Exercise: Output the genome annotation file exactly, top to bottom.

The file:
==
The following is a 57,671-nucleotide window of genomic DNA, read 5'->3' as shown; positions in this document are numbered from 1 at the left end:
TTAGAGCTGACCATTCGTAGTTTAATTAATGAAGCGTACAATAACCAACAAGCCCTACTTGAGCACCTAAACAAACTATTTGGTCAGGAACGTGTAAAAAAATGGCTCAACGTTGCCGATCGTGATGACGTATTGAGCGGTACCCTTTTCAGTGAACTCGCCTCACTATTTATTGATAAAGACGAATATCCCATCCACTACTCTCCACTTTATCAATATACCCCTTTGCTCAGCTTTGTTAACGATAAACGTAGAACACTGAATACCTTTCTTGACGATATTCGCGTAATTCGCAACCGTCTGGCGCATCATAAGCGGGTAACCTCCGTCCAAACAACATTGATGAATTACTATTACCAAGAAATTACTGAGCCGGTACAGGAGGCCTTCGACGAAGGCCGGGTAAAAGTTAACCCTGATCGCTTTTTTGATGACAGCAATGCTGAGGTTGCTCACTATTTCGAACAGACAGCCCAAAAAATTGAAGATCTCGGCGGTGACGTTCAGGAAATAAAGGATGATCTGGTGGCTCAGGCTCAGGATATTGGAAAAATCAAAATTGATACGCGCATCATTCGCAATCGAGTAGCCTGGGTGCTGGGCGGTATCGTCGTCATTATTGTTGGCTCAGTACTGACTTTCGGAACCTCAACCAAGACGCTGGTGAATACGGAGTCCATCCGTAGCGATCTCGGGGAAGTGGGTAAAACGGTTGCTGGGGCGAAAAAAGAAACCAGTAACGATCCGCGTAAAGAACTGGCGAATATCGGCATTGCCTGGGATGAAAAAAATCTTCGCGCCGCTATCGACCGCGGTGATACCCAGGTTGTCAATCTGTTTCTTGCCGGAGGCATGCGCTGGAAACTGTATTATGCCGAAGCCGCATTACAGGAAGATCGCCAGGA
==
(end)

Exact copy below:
The following is a 57,671-nucleotide window of genomic DNA, read 5'->3' as shown; positions in this document are numbered from 1 at the left end:
TTAGAGCTGACCATTCGTAGTTTAATTAATGAAGCGTACAATAACCAACAAGCCCTACTTGAGCACCTAAACAAACTATTTGGTCAGGAACGTGTAAAAAAATGGCTCAACGTTGCCGATCGTGATGACGTATTGAGCGGTACCCTTTTCAGTGAACTCGCCTCACTATTTATTGATAAAGACGAATATCCCATCCACTACTCTCCACTTTATCAATATACCCCTTTGCTCAGCTTTGTTAACGATAAACGTAGAACACTGAATACCTTTCTTGACGATATTCGCGTAATTCGCAACCGTCTGGCGCATCATAAGCGGGTAACCTCCGTCCAAACAACATTGATGAATTACTATTACCAAGAAATTACTGAGCCGGTACAGGAGGCCTTCGACGAAGGCCGGGTAAAAGTTAACCCTGATCGCTTTTTTGATGACAGCAATGCTGAGGTTGCTCACTATTTCGAACAGACAGCCCAAAAAATTGAAGATCTCGGCGGTGACGTTCAGGAAATAAAGGATGATCTGGTGGCTCAGGCTCAGGATATTGGAAAAATCAAAATTGATACGCGCATCATTCGCAATCGAGTAGCCTGGGTGCTGGGCGGTATCGTCGTCATTATTGTTGGCTCAGTACTGACTTTCGGAACCTCAACCAAGACGCTGGTGAATACGGAGTCCATCCGTAGCGATCTCGGGGAAGTGGGTAAAACGGTTGCTGGGGCGAAAAAAGAAACCAGTAACGATCCGCGTAAAGAACTGGCGAATATCGGCATTGCCTGGGATGAAAAAAATCTTCGCGCCGCTATCGACCGCGGTGATACCCAGGTTGTCAATCTGTTTCTTGCCGGAGGCATGCGCTGGAAACTGTATTATGCCGAAGCCGCATTACAGGAAGATCGCCAGGA